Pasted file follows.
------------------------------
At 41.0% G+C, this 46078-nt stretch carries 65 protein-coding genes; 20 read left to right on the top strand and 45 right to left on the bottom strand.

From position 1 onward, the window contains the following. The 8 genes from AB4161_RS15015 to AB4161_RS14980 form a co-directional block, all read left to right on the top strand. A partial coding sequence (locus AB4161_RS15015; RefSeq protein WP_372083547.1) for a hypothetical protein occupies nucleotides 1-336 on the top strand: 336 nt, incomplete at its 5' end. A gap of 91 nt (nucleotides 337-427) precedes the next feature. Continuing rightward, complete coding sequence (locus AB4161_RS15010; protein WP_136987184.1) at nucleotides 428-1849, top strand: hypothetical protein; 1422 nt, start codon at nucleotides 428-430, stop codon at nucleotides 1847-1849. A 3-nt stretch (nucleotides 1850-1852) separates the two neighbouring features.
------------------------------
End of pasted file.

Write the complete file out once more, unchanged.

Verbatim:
At 41.0% G+C, this 46078-nt stretch carries 65 protein-coding genes; 20 read left to right on the top strand and 45 right to left on the bottom strand.

From position 1 onward, the window contains the following. The 8 genes from AB4161_RS15015 to AB4161_RS14980 form a co-directional block, all read left to right on the top strand. A partial coding sequence (locus AB4161_RS15015; RefSeq protein WP_372083547.1) for a hypothetical protein occupies nucleotides 1-336 on the top strand: 336 nt, incomplete at its 5' end. A gap of 91 nt (nucleotides 337-427) precedes the next feature. Continuing rightward, complete coding sequence (locus AB4161_RS15010; protein WP_136987184.1) at nucleotides 428-1849, top strand: hypothetical protein; 1422 nt, start codon at nucleotides 428-430, stop codon at nucleotides 1847-1849. A 3-nt stretch (nucleotides 1850-1852) separates the two neighbouring features.